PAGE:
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Playing No-Limit For Your Life

by Bob Ciaffone |  Published: Jul 23, 2014


Bob CiaffoneHow would you play no-limit hold’em if you had to play for your life? Let me specify the conditions. You have $1,000 in chips and are playing with blinds of $5-$5. You are being forced to play until you either up $1,000 or down $1,000. Once you win a grand, all threats to your health and safety will be removed. If you lose a grand, it’s curtains; you die. What is your poker strategy?

The first question you should ask is, “who am I playing against?” I will specify that there are no rookies in the group of opponents. Three of the opponents play way too many hands. There is one player somewhat more aggressive than the others. The other four are sound poker players who do not seem to put a lot of pressure on their opponents, but play solid poker. In other words, you are in a typical $5-to-go game.

The second question you should ask is, “how deep is the money?” Let’s say that no one has less than $100, the one bulldozer has around a grand, and the rest are in the $200-to-$600 range.

How will you decide on a buy-in amount? Playing for my life, I am certainly not going to put my entire grand on the table. I would not be able to play my best knowing that losing all my chips would put me in a coffin. But I would not want to play a shortstack either. So I would probably do something like plan to make four buy-ins for $250 each, which would mean playing an amount of 50 times the big blind (BB).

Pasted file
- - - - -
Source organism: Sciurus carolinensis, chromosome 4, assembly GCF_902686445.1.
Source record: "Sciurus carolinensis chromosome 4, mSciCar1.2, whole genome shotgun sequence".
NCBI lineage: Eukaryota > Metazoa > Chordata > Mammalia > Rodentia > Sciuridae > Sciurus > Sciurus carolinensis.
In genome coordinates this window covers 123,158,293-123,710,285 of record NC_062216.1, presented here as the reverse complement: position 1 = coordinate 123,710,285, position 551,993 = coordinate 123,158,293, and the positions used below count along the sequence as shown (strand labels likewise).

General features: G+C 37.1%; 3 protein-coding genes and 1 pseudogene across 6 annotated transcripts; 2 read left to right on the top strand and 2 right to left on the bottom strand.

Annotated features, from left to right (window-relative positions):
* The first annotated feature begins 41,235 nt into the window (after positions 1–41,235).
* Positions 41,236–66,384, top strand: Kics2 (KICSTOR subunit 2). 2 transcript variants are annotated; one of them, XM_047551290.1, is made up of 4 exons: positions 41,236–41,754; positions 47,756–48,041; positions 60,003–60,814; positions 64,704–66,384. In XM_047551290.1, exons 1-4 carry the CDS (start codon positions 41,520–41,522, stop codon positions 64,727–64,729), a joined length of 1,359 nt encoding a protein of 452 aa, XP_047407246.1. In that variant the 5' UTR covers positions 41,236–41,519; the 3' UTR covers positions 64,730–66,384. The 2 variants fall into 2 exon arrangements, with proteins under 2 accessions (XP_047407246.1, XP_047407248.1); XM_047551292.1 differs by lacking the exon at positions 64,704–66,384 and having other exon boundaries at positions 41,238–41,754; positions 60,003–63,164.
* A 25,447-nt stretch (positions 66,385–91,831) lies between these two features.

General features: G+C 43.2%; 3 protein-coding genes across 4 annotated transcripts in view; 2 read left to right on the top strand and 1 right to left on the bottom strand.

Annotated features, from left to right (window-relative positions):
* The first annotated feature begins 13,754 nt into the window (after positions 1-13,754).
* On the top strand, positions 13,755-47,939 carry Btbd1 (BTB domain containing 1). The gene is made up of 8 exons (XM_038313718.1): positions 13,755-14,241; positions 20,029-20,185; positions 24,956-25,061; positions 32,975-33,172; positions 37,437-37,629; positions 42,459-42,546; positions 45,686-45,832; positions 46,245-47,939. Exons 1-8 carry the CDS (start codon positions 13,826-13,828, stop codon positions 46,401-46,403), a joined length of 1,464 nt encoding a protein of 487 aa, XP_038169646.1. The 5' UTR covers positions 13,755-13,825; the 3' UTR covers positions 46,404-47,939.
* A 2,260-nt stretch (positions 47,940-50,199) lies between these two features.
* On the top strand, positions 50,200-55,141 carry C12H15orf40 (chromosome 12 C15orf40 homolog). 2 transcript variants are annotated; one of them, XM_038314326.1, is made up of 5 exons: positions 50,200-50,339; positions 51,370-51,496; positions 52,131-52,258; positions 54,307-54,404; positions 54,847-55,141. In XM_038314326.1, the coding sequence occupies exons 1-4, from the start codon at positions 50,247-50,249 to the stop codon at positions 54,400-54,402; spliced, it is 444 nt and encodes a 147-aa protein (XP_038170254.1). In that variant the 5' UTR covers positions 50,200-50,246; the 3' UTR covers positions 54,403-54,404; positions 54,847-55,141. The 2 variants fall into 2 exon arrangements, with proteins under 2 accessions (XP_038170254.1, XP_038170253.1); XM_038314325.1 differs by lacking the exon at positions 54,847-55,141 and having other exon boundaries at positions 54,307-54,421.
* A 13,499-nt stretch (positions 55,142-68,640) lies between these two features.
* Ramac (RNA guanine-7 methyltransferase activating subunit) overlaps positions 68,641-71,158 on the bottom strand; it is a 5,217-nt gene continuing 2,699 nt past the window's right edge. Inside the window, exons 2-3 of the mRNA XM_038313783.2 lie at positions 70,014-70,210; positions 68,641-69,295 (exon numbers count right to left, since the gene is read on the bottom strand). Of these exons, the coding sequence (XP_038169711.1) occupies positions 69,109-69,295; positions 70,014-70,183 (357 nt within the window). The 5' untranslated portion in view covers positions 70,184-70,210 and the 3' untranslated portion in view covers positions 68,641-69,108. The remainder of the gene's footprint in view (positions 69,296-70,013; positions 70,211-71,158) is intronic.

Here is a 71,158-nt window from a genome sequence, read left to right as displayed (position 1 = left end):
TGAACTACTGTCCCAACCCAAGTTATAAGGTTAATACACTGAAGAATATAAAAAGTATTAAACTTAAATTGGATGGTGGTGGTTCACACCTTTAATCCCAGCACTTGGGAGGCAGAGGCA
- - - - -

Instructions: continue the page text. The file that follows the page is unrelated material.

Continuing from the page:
Here are the strategies I would adopt if I were playing for my life in the no-limit hold’em game I have described.

Do not risk slowplaying any hands weaker than quads: Getting a big hand cracked is expensive. Furthermore, a lot of the players in these games with fairly small stakes do not pounce when they encounter weakness, so you may well be running a risk for no reward. If they are drawing to a gutshot and you are not betting, I like their end of the situation, not yours.

Do not raise preflop when out of position unless you have A-K suited or one of the three biggest pairs: A preflop raise either from under the gun (UTG) or one of the blinds is a much riskier play than from late position. Furthermore, the more players that see the flop with you, the greater the risk. In a $5-to-go game, out-of-position raises, even large ones, will attract a large collection of callers, especially if the game has been going a while and some of the players are stuck. This leaves you in an awkward situation where you have the unpleasant choice of putting your stack at risk with a continuation bet (c-bet) “into a crowd,” or giving the field a free card when you may have the best hand.

Do not call from the small blind (SB) position on a drawing hand: A draw is a dangerous hand to hold when out of position. There are a number of problems. It is difficult to get a free card when you have to act first and check. The opponent will not only bet most of the time when you have checked, but will also size his bet differently, betting a larger amount after you have shown weakness by checking. It will be riskier when out of position when you try to buy the pot on a bluff. Perhaps the opponent will be holding the hand you are trying to represent. I would much rather pay the full price of admission in late position than get in for half price with the worst seat on that deal.